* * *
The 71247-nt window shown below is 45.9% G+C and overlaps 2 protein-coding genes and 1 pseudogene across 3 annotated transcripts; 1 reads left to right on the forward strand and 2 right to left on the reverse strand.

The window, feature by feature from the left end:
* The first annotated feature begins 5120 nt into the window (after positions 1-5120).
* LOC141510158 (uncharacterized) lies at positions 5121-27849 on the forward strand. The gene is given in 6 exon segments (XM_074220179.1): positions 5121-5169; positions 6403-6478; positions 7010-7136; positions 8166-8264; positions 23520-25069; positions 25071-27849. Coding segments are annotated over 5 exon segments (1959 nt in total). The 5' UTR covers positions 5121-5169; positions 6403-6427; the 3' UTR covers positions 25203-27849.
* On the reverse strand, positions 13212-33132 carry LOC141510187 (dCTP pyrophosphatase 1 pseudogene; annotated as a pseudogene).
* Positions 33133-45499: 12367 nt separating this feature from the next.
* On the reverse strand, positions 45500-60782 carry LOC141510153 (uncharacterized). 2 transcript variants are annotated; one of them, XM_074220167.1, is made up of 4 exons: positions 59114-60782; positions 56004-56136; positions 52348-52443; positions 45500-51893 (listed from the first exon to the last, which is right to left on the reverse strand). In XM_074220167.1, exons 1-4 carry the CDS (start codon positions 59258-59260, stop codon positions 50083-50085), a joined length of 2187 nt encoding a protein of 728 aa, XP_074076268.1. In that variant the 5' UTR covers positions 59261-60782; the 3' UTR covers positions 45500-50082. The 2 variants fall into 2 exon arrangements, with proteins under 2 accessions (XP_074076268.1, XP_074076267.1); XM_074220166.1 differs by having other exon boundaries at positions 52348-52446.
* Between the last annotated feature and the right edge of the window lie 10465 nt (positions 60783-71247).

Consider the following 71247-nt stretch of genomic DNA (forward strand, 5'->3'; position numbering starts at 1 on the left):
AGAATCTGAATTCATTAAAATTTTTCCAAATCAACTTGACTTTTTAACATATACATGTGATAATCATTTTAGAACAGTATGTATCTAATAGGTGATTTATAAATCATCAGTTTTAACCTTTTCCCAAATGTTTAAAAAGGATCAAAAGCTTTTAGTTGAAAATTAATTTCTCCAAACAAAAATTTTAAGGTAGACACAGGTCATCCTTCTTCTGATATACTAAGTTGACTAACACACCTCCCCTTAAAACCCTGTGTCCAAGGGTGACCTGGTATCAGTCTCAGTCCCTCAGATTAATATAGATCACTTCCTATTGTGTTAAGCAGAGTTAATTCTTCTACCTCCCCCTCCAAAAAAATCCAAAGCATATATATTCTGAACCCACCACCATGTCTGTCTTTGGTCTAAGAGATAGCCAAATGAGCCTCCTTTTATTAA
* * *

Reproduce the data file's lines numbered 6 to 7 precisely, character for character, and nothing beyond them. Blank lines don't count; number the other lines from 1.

* Positions 33133-45499: 12367 nt separating this feature from the next.
* On the reverse strand, positions 45500-60782 carry LOC141510153 (uncharacterized). 2 transcript variants are annotated; one of them, XM_074220167.1, is made up of 4 exons: positions 59114-60782; positions 56004-56136; positions 52348-52443; positions 45500-51893 (listed from the first exon to the last, which is right to left on the reverse strand). In XM_074220167.1, exons 1-4 carry the CDS (start codon positions 59258-59260, stop codon positions 50083-50085), a joined length of 2187 nt encoding a protein of 728 aa, XP_074076268.1. In that variant the 5' UTR covers positions 59261-60782; the 3' UTR covers positions 45500-50082. The 2 variants fall into 2 exon arrangements, with proteins under 2 accessions (XP_074076268.1, XP_074076267.1); XM_074220166.1 differs by having other exon boundaries at positions 52348-52446.